(CNN)Physicians have long recommended that mothers breastfeed their babies — as breastfeeding comes with many health benefits for both a mom and her infant — but many babies may never receive breast milk, especially in certain countries.
A new UNICEF report released Wednesday that ranks countries by breastfeeding rates shows that in high-income countries, more than one in five babies is never breastfed, whereas in low- and middle-income countries, one in 25 babies is never breastfed.
“The data and the analyses are a confirmation of a trend that we have seen for a number of years now,” said Victor Aguayo, UNICEF’s chief of nutrition, who was involved in the report’s policy analysis.
“In higher-income countries, we see that the proportion of children who have never been breastfed is significantly higher than the number of children in low- and middle-income countries. That is a fact,” he said. “We need to create environments — including in the US — that make breastfeeding the norm.”
Based on the new report, here are the countries with the highest and lowest percentages of babies who are ever breastfed.
The new report included data on breastfeeding prevalence among 123 countries. Those data came from several sources, including UNICEF’s global databases, the US Centers for Disease Control and Prevention, The Lancet and studies published in scientific journals such as Acta Paediatrica.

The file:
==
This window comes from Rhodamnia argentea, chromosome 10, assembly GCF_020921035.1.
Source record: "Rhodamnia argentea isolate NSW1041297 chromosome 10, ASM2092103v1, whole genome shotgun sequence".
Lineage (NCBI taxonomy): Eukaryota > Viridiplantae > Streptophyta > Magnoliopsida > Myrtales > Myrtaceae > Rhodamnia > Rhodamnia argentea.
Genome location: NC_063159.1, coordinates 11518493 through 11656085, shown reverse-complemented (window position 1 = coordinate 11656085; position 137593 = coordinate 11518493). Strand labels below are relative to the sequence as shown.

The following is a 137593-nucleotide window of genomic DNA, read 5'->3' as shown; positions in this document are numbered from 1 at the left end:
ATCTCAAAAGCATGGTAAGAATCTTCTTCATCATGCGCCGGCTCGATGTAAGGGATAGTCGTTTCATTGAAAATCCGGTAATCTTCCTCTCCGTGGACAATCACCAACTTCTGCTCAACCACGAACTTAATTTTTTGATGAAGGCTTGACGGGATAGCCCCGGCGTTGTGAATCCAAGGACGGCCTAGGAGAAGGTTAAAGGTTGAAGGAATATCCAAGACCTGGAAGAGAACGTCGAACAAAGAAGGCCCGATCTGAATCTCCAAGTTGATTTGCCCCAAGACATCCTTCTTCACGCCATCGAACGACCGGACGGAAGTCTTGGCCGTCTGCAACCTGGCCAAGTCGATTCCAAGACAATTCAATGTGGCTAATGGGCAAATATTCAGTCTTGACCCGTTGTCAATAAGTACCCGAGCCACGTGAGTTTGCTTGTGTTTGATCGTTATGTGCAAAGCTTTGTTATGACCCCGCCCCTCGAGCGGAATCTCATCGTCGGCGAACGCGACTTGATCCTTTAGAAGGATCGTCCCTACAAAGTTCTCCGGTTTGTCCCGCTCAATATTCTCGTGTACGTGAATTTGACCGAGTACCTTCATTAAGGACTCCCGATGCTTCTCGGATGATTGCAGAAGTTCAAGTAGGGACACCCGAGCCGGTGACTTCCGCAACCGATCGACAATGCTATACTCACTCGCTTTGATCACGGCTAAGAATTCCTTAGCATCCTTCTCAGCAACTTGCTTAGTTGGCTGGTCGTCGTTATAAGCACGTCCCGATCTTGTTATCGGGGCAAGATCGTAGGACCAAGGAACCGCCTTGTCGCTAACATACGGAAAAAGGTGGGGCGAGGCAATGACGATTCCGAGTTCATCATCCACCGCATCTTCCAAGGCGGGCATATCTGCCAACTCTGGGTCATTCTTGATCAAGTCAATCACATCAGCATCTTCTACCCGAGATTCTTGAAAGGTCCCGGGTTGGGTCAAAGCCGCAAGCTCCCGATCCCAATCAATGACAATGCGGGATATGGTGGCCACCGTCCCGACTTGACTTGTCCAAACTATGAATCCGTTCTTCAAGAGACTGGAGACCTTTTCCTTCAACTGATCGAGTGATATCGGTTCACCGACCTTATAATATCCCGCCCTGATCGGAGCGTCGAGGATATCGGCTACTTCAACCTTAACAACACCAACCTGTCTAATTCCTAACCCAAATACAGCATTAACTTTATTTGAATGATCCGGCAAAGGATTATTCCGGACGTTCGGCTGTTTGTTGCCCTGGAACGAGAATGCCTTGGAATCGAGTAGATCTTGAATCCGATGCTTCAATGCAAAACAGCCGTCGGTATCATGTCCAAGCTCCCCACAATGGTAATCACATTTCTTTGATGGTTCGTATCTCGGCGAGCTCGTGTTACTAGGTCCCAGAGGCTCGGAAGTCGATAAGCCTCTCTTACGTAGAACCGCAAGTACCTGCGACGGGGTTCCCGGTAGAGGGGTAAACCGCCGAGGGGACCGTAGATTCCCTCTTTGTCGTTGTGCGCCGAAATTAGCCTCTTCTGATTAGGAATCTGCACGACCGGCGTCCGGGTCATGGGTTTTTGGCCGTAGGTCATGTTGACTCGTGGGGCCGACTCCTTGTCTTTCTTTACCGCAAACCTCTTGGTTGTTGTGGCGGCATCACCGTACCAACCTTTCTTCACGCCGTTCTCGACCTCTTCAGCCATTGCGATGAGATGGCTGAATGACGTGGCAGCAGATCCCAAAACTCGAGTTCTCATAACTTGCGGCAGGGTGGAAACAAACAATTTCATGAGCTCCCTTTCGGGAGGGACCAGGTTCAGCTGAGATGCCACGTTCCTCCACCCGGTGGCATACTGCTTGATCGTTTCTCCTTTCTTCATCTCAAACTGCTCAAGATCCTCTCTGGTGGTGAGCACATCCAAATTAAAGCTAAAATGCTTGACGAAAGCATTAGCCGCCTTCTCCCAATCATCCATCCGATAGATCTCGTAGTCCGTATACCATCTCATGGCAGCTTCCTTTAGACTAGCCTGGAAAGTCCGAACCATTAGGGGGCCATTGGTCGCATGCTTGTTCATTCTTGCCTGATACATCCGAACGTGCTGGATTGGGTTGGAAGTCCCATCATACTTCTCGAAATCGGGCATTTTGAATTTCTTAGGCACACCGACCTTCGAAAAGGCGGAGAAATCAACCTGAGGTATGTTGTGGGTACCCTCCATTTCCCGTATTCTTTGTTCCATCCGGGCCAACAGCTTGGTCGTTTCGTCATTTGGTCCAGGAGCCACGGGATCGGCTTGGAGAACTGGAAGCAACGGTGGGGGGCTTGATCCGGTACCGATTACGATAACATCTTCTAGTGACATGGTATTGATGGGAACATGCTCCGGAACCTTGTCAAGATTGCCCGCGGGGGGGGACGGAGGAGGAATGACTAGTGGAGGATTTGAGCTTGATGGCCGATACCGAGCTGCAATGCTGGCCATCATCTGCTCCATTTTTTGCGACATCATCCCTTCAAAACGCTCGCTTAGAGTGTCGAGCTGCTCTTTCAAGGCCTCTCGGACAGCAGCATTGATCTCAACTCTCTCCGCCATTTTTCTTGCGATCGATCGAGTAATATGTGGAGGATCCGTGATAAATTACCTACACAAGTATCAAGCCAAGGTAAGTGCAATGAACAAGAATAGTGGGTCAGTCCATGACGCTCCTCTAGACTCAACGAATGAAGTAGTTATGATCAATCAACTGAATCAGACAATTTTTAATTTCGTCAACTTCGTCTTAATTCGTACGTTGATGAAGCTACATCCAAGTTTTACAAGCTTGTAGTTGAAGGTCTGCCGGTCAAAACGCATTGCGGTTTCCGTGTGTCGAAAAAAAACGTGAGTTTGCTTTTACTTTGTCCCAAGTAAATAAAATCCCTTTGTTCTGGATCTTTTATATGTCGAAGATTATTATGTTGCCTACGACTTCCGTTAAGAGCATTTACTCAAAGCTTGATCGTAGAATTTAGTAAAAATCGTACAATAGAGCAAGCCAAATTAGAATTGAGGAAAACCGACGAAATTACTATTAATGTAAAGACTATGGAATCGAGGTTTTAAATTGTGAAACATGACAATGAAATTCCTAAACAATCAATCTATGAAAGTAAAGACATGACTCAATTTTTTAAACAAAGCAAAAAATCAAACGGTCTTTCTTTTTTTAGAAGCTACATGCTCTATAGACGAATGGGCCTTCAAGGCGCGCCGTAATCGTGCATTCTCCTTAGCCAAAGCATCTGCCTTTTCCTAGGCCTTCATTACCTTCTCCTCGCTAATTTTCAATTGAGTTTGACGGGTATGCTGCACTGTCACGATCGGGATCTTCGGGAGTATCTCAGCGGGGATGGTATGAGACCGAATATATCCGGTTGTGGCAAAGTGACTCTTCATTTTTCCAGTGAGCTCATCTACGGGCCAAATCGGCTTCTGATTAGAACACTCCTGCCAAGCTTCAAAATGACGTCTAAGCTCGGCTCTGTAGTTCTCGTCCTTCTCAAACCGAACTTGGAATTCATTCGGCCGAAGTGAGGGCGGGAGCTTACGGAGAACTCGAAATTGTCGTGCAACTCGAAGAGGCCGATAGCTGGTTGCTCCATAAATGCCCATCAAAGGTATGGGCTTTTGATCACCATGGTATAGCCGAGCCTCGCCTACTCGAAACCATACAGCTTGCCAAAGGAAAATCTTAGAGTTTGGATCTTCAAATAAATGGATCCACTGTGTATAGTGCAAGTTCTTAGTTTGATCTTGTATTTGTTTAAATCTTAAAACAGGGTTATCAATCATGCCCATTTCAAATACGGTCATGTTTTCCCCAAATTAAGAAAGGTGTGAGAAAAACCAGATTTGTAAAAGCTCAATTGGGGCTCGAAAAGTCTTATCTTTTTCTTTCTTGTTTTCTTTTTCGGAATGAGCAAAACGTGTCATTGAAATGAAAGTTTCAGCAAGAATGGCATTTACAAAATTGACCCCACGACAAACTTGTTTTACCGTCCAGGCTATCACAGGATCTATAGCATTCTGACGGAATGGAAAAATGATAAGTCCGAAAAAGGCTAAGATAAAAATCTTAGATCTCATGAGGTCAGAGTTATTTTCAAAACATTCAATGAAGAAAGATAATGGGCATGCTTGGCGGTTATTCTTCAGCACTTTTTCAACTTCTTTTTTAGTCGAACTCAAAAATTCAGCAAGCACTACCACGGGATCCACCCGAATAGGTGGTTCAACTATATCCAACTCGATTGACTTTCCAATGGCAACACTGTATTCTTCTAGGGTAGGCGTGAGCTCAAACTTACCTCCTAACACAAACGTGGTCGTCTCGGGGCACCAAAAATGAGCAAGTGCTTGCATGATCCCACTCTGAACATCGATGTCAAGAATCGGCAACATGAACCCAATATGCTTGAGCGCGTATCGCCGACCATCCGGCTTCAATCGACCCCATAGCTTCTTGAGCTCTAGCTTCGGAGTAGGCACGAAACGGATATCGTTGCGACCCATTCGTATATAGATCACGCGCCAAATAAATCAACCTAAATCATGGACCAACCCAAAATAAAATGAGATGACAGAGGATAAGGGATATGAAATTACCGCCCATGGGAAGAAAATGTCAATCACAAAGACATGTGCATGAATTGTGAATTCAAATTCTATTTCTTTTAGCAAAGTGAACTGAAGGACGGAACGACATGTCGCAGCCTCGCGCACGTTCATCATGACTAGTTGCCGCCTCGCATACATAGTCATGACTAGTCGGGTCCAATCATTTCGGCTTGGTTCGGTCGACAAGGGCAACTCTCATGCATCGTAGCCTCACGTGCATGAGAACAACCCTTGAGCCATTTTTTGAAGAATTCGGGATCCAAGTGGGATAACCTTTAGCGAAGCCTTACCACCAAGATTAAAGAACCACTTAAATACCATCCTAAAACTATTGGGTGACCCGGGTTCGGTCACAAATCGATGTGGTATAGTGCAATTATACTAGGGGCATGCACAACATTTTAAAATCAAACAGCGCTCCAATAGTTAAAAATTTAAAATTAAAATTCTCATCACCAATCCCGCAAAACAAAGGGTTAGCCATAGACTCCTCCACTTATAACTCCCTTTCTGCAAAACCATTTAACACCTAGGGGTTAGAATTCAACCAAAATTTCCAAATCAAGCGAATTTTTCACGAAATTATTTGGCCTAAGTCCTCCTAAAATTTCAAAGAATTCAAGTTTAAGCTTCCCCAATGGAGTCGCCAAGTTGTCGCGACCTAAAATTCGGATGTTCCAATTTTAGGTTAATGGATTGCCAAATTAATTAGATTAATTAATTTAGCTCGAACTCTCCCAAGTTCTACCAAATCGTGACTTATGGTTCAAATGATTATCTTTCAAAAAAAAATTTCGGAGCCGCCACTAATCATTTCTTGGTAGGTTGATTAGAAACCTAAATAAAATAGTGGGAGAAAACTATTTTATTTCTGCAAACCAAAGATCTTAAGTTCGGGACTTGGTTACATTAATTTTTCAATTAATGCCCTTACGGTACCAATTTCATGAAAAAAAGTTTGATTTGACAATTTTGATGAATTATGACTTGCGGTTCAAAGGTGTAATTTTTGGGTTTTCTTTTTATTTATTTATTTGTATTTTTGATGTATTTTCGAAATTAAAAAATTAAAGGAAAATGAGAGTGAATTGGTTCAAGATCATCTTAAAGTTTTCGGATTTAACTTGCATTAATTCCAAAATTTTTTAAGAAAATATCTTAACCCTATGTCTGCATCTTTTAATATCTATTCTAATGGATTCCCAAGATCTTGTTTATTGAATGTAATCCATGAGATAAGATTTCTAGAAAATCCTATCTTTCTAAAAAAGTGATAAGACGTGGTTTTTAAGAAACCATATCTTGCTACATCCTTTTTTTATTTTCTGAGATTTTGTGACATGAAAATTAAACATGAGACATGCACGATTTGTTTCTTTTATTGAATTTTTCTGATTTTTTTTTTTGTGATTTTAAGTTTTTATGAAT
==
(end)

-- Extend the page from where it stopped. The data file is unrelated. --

An analysis of the data showed that 95% of babies worldwide are breastfed at some point in their lives. The prevalence of breastfeeding varied among high-income countries but not so much among low- and middle-income countries.
The high-income countries in the report were Australia, Barbados, Canada, Chile, Finland, France, Germany, Ireland, Italy, Norway, Oman, Qatar, Singapore, South Korea, Spain, Sweden, the United Kingdom, Uruguay and the United States. The data for those countries were based on breastfeeding rate estimates from 2010 or more recently.
Ireland ranked lowest among those countries, with only 55% of babies ever being breastfed, followed by France with 63% and then the US with 74.4%.
A CDC Morbidity and Mortality Weekly Report released last year found that the percentage of babies in the United States who start out breastfeeding increased from 73% among those born in 2004 to 83% among those born…
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